Miles is the first to clasp Arthur’s hand as he exits the green room. “Magnificent,” Miles says, sharp blue eyes catching Arthur’s, proud and ecstatic and sincere.
“Yeah?” Arthur says, breathless still with the cadenza, sweaty and cooling uncomfortably under his tux jacket, the thunderous applause ringing in his head. “Yeah?” He’s grinning like an idiot, he knows, but — magnificent. Miles said he was magnificent.
“Yes,” Miles says, and claps Arthur on the shoulder, three times. “You must be pleased, Arthur, surely? Don’t tell me you’re already obsessing about every quaver and crochet.”
“No,” Arthur says, honestly, “no, I just – I could use a drink, truth be told.”
Miles laughs and guides Arthur out into the main lobby, stepping away at the last second to give the moment to Arthur fully as he reaches the reception and everyone pauses to applaud again. There’s the conductor, there’s Mal, there’s Dr. Cobb, there’s the concertmaster and Arthur’s musicology prof and the head of the conservatory, Arthur’s parents, and they are all beaming at him, moving forward to clasp hands and embrace him and tell him congratulations over and over. There are flowers from fellow students, from his mom, from Mal. Arthur’s floating, he’s not sure this is real: months and months of insanely hard work finally bursting open onto the stage tonight, wild and powerful and complex as only Rachmaninoff can be.
“Darling,” says Eames, suddenly appearing at Arthur’s side, a glass of wine in each hand. Their fingers brush as Arthur takes one of the glasses, and it makes it all real somehow, that glancing contact with Eames’ hand. “You were just”—Eames begins, and gives up on words, instead grinning at Arthur and shaking his head in wonder. “The cadenza,” he tries, and then huffs a laugh, “no, the middle movement,” and tries again, “the opening theme. Fuck. You’re brilliant.”
“Yeah?” Arthur says, breathless all over again, because Eames – he doesn’t give out praise to anyone, generally. “You liked it?”
Eames draws in a little closer, taking Arthur by the elbow to hold him steady and casting a quick glance around to check that no one is too nearby before he whispers, “If I could, I’d have you out of that jacket and tie this very minute. It’s desperately sexy watching you be marvellous like that in front of everyone.”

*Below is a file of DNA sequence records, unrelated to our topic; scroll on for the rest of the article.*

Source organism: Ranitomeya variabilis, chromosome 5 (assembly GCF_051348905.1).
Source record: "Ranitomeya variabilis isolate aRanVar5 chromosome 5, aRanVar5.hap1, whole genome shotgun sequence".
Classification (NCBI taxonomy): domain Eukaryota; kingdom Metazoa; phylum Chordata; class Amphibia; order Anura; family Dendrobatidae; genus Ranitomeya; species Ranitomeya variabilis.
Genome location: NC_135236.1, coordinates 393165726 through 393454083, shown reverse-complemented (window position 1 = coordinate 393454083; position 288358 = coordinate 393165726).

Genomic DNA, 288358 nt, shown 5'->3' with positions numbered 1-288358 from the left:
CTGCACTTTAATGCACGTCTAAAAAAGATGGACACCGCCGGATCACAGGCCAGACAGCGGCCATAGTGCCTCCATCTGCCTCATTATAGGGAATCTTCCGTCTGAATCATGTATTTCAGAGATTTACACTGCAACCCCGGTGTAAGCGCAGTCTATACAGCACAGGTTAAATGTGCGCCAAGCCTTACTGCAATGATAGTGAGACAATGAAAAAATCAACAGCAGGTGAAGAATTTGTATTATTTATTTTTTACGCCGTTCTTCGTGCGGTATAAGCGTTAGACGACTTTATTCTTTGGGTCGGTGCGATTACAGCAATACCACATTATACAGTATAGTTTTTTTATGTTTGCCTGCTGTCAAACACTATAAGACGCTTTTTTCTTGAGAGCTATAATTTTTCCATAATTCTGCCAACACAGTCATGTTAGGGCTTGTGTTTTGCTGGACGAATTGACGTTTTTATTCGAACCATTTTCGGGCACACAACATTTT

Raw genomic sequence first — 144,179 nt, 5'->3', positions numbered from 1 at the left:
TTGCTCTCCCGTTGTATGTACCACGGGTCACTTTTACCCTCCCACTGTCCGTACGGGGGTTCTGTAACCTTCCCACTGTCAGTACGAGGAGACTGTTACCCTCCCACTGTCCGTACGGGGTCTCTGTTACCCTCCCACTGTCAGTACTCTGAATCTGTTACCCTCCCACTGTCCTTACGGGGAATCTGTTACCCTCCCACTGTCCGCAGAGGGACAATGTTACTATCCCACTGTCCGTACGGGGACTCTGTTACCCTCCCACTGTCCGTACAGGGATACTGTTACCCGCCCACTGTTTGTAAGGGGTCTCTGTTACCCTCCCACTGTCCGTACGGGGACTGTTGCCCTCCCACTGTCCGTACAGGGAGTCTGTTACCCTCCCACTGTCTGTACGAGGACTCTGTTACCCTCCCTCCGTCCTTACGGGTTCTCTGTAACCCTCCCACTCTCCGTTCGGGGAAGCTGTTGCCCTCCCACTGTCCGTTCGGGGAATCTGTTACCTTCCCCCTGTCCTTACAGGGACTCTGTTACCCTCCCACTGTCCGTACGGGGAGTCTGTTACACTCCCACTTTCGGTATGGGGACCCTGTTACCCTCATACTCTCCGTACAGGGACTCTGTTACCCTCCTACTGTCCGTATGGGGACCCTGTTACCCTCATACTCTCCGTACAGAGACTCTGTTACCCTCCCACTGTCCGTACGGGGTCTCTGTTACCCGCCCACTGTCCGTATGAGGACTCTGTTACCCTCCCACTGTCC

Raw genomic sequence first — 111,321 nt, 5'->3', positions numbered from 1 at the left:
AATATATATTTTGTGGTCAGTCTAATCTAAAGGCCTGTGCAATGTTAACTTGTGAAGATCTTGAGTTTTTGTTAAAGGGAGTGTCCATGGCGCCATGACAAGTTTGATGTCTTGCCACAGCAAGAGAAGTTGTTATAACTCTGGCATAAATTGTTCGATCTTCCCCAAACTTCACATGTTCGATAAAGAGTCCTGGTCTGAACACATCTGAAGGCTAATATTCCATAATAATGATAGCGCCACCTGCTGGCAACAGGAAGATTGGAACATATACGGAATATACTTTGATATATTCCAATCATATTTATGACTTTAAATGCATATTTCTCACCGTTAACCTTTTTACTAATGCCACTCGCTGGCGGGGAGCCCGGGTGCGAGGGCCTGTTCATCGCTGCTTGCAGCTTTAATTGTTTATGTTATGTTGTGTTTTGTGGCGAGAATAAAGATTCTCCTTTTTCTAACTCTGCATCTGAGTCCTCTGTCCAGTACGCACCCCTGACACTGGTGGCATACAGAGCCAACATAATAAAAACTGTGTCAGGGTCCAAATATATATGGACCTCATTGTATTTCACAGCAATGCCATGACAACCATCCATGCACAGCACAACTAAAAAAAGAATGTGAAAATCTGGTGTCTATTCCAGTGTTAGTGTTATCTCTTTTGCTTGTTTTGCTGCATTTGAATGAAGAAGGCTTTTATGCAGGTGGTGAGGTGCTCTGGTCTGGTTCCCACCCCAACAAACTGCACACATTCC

Arthur snorts; trust Eames to bring it back to sex at a time like this. Of course they can’t leave, not yet. Still, Eames stays glued to Arthur’s side, standing just a little behind him, as the reception continues, disappearing only to return with fresh drinks or little plates of hors d’oeuvres, or to spirit away another of Arthur’s congratulatory bouquets to some unknown location.
“Sweetheart, we’re so proud,” says Arthur’s mom when things are finally winding down, both his parents coming in for a last kiss and embrace. “We’re heading back to the hotel to call everyone and tell them how it went.” She scrubs her hand over Arthur’s close-shorn hair, his cheek. “Oh, Arthur.”
Arthur’s dad gives him a hug, a brief but fierce squeeze of arms around Arthur’s shoulders, a fond kiss on his ear. Arthur feels like he should be embarrassed to have his parents fawning over him in public like this, but it’s hard to be anything but happy in this moment. It becomes even harder when Arthur’s dad surprises everyone and gives Eames a hug too, patting his back and saying quietly, “Thanks for looking out for him. We know what he’s like leading up to these things.”
“Nightmare,” Eames pretends to agree, pulling a horrified face, and he and Arthur’s parents laugh amiably together while Arthur smiles and rolls his eyes at them.
The reception breaks up not long after, but a group of students insist on taking Arthur out for celebratory drinks at the local student pub. Eames is game, of course, and between him and the other music students, they manage to get Arthur completely hooped on beer within an hour. (It doesn’t help matters that Arthur had been too nervous to eat for most of the day.)
Drunken music students mean unfortunate karaoke incidents, and somehow even Arthur gets pulled on stage to sing an extremely off-key and sloppy rendition of Savage Garden’s “The Animal Song” while Eames laughs so hard he’s wiping away tears of mirth.
“That’s my signal to get him home,” Eames tells everyone while Arthur winds his way back around the table to land on Eames’ lap, “before it turns to N Sync and becomes truly tragic.”
From the sublime to the ridiculous, and then returning unexpectedly to the sublime: back at Eames’ apartment, Arthur lies back on the soft familiar-smelling bed and strokes his fingers through Eames’ hair and watches dreamily as Eames licks and sucks at him, Arthur’s brain playing the Rach 3 on a weird loop interspersed with top forty tracks. “Was it really good?” Arthur asks again, worried maybe it’s all been a particularly lucid dream. “I was good?”
Eames lets up long enough to look at Arthur, mouth tilted up on one side. “You were stunning,” he says, voice low and hoarse, quiet in the midnight dark, “you’re always stunning.”
Arthur thumbs Eames’ wet lower lip, smiling at him, riding out an unexpected surge of affection for him. “You wanted to fuck me?” he asks, checking.
“I wanted to do this,” Eames replies, unembarrassed as ever. “I wanted to kneel in front of you and take you in my mouth and make you feel as incredible as your music sounded. It’s all I could think about by the end.”
Arthur’s breath is loud, now, keyed up by Eames’ confession, shaking and hungry. “Do it,” he urges Eames, “I want your mouth.”